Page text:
Epithelial Tissue

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It is composed of one or more layers of cells which cover the external and internal body surface. The cells lie closely connected with no intercellular spaces, on a thin gelatinous membrane and adhere to each other with considerable force. The free surface of the cells may be smooth or may have hair like cytoplasmic extensions such as cilia or microvilli. Blood vessels are absent in epithelial tissue.

Functions: Protection of underlying tissues from injury, microbes and desiccation, Secretion of hormones and enzymes, Sense perception by sensory cells lining sense organs,Respiration,Absorption of digested food and removal of metabolic wastes.

There are four types of epithelial tissues:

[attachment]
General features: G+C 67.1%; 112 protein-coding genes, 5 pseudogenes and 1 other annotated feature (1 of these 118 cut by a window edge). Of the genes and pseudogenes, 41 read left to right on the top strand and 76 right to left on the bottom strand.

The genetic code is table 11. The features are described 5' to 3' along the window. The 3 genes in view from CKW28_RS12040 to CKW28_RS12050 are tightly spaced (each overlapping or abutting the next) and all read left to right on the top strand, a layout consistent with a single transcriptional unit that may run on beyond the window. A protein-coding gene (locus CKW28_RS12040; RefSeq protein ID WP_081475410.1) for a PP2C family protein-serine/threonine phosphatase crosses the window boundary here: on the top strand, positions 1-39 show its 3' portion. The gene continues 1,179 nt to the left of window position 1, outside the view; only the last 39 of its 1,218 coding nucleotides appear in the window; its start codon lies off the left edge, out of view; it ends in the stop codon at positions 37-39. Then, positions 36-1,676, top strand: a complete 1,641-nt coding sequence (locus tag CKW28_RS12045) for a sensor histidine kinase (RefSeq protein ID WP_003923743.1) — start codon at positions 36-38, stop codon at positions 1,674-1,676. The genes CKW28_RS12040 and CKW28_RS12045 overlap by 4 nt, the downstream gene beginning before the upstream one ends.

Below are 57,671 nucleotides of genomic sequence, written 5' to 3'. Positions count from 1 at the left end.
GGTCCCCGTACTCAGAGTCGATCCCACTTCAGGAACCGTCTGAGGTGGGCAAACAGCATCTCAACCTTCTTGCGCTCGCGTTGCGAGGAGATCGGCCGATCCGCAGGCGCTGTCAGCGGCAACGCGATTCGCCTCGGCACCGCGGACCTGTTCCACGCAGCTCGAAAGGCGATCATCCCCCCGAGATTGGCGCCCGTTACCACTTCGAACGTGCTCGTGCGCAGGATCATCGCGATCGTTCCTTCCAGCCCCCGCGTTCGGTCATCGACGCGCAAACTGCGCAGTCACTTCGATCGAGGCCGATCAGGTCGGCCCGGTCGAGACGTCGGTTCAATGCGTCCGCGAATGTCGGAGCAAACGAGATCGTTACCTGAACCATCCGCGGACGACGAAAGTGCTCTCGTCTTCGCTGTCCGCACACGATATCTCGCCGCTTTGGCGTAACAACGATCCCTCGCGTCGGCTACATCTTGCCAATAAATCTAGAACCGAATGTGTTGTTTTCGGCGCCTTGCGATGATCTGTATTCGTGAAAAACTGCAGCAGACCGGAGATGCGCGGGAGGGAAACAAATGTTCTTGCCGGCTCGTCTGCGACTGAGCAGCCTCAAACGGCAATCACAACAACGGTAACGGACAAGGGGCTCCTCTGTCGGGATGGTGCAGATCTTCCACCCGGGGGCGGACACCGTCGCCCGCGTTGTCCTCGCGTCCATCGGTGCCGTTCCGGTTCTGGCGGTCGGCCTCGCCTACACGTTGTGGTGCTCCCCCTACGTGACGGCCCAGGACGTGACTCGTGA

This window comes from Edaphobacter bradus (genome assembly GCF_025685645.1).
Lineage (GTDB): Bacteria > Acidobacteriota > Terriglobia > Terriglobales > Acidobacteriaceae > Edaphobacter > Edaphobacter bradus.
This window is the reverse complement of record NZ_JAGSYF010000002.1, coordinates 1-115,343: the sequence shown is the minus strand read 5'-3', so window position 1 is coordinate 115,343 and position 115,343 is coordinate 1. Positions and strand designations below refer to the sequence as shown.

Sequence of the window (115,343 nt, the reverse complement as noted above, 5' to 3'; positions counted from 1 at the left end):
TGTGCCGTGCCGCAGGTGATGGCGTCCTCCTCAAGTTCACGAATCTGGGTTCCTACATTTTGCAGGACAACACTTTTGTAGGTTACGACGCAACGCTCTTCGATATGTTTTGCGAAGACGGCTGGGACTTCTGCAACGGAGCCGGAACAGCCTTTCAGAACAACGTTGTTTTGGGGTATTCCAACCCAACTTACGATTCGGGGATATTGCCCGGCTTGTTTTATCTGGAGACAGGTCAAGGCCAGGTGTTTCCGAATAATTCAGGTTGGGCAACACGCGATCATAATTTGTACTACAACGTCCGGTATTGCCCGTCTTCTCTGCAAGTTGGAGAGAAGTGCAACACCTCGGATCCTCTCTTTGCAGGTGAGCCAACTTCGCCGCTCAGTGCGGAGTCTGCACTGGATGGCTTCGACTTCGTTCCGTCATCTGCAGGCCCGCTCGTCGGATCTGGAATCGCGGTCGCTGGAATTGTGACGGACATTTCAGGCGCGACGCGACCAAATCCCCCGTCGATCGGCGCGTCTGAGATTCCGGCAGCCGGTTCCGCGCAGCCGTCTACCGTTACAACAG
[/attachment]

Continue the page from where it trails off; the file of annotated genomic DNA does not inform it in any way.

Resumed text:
1. Squamous epithelium: They are compact, flat plate like cells with no intercellular spaces. They are seen on the lining of skin and cavities of ducts. Whenever it forms a lining as that of blood vessels, it is called by the special name endothelium.

Functions: They protect underling parts from injury, entry of germs, chemicals and drying up.

2. Columnar epithelium: Cells are taller than broad with nucleus towards the base. Certain cells are adapted for secretion. They occur on the intestinal lining, sweat gland,  tear gland, salivary gland and kidney tubules.
Function: Gives mechanical strength, concerned with secretions.

3. Cuboidal epithelium: Cube likes cells which are square in section but the free surface appears hexagonal. They occur in kidney tubules, salivaryglands, and inner lining of the cheek.

Functions: Give mechanical strength.

4. Ciliated epithelium: Cuboid or columnar cells with protoplasmic outgrowth called cilia. Occur in lining of trachea of vertebrates, kidney tubules and oviduct.

Functions: Keeps out unwanted particles.

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